High-concentration antigen for the discovery of monoclonal antibodies against membrane proteins
including GPCRs, ion channels and transporters
Multi-pass membrane proteins including G protein-coupled receptors (GPCRs) and ion channels are among the most valuable yet challenging drug targets due to their complex membrane-associated structure and poor expression. Despite considerable interest, high-quality antibodies against membrane proteins have been very difficult to generate using conventional approaches. Traditional antibody discovery campaigns struggle with these targets and are successful about 30% of the time—and even then, only for the easiest of membrane proteins. For simpler soluble protein targets, antibodies can be generated by immunizing animals with purified full-length proteins or sometimes even peptide fragments. However, this approach is rarely effective for most multi-spanning transmembrane proteins whose native structure depends on an intact lipid bilayer.
How do MPS Antibody Discovery campaigns succeed for membrane proteins when other platforms fail?
HINT: Native-conformation antigens elicit high-quality antibodies
MPS is the only antibody discovery platform in the industry specifically tailored to work with membrane proteins. The ability to immunize with native-conformation antigen is a major factor in the platform’s >95% success rate in delivering antibodies for these valuable targets. With 20+ years of experience, our scientists know that high-quality antigen is the first critical step to a successful discovery campaign that yields conformational antibodies and maximal epitope diversity. We begin each MPS antibody discovery project with a detailed target assessment to develop an optimized strategy tailored for your project.
Insufficient high-quality antigen is a frequent bottleneck for antibody discovery against complex membrane proteins. Toxicity, slow transcription/translation, and poor protein trafficking are among some of the factors that can limit antigen supply. Our scientists identify and solve these challenges by applying their antigen optimization toolbox that can provide 10-100X improvements in antigen yield.
mRNA and DNA immunization have transformed therapeutic antibody discovery. Using this approach, either mRNA or DNA encoding the protein target is introduced into the host animal and expressed by the host’s cellular machinery. The advantages of nucleic acid immunization include:
- Potent immunogenicity of nucleic acids for a robust immune response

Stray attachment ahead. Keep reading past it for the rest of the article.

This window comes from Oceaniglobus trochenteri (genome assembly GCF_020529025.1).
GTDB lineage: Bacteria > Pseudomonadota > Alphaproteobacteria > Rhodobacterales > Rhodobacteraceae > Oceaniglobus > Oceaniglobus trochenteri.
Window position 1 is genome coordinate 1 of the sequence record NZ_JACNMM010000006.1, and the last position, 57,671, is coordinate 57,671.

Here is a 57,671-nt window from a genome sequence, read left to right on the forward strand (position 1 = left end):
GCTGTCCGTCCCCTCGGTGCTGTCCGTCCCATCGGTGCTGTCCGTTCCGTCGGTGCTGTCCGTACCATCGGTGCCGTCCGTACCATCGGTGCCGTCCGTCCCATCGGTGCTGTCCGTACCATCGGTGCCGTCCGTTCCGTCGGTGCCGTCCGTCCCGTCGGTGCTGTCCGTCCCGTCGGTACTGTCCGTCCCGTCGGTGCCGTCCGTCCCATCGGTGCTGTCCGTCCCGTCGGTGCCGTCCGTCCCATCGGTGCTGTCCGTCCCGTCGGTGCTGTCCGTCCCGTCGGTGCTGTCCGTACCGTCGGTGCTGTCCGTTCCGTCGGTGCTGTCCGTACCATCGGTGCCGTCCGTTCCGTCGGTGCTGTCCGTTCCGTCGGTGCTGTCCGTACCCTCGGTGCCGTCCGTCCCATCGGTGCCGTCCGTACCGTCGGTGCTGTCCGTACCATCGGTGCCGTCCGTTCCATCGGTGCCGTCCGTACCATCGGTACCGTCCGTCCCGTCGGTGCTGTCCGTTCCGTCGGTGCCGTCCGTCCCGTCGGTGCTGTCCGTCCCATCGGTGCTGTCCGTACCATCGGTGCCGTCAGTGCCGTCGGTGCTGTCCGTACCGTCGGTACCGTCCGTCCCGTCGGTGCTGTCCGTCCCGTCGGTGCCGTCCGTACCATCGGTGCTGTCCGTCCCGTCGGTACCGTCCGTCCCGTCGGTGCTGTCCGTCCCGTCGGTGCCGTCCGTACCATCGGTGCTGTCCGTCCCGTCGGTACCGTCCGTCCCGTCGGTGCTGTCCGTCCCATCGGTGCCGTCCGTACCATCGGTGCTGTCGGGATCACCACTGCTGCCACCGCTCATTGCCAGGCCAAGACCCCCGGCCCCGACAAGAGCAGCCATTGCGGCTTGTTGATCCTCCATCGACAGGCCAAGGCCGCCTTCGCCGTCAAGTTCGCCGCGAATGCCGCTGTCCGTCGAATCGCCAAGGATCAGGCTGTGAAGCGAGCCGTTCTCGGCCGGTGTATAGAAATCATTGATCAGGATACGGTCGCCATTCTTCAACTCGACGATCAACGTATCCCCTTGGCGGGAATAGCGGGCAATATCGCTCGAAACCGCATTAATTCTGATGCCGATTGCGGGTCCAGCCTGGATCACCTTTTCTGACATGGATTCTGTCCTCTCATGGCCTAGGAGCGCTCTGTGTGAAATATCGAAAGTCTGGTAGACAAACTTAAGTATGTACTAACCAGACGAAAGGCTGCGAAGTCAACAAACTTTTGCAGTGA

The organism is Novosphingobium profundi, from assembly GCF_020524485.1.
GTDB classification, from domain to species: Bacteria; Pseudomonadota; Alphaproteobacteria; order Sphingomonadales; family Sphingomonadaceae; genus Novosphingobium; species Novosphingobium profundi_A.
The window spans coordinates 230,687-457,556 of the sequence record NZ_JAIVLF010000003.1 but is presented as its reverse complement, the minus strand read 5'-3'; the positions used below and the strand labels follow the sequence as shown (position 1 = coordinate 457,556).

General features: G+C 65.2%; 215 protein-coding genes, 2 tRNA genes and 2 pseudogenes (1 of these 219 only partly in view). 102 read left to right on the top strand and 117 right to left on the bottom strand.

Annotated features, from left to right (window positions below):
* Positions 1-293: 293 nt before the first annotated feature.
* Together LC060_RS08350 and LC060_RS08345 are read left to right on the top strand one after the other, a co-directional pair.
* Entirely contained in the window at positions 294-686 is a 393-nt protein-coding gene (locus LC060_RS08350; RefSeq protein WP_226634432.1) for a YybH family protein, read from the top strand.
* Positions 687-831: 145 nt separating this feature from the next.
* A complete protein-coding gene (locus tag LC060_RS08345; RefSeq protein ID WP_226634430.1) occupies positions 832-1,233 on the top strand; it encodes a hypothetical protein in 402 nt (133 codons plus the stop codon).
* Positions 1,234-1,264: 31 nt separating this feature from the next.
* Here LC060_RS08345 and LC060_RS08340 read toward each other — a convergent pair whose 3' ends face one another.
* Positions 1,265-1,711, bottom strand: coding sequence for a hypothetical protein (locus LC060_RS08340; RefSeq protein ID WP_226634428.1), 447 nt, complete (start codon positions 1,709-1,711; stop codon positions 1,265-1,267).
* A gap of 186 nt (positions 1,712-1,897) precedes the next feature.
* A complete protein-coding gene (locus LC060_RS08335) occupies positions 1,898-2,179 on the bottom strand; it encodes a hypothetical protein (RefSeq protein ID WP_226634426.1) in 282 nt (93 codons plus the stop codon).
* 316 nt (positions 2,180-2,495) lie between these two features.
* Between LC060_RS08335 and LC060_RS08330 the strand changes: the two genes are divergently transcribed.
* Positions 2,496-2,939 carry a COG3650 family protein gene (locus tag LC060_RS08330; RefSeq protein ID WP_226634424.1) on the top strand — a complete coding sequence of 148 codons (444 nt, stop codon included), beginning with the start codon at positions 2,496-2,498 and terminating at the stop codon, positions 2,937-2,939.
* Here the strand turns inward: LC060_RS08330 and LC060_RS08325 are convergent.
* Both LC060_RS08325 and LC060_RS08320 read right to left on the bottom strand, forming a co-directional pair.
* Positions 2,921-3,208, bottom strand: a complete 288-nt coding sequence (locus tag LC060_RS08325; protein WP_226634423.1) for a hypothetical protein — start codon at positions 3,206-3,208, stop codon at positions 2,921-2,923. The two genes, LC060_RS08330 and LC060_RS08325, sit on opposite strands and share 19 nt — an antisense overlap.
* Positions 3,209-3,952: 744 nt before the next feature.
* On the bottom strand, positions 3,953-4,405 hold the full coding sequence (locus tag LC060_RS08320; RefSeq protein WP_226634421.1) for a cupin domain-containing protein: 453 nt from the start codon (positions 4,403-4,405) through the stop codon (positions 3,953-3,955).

- Focused immune response targeting native, exposed, extracellular epitopes
Scientists at Integral Molecular were pioneers in the field of DNA immunization and have experience with thousands of immunization campaigns. Dr. Drew Weissman, MD, PhD, University of Pennsylvania, whose scientific contributions led to the advent of mRNA vaccines, is a scientific advisor for Integral Molecular. His guidance has helped to bring mRNA immunization technology to the MPS platform.
Plus Lipoparticle Immunization
The MPS platform uses Lipoparticles for a high-concentration, native-conformation source of protein antigen to boost the host immune system after the initial prime with mRNA/DNA. Lipoparticles are virus-like particles (VLPs) that display properly folded membrane proteins in the native cell membrane at high concentrations. They routinely incorporate complex antibody targets, including GPCRs, ion channels, and transporters. We have developed patented methods to use mRNA/DNA immunization + Lipoparticles in the presence of proprietary adjuvants to produce a robust and focused immune response for monoclonal antibody isolation.Learn more about Integral Molecular’s Lipoparticle technology and its applications.
mRNA immunization delivers robust immune responses for even ‘impossible’ targets
Our antigen strategies, now including mRNA immunization, deliver robust immune responses for nearly every target encountered to date
MFSD2A | Transporter
Learn how the MPS Antibody Discovery Platform was leveraged to deliver an MFSD2A antibody to researchers at Harvard and Stanford. The antibody was featured in Nature for its role in deciphering the structure of MFSD2A.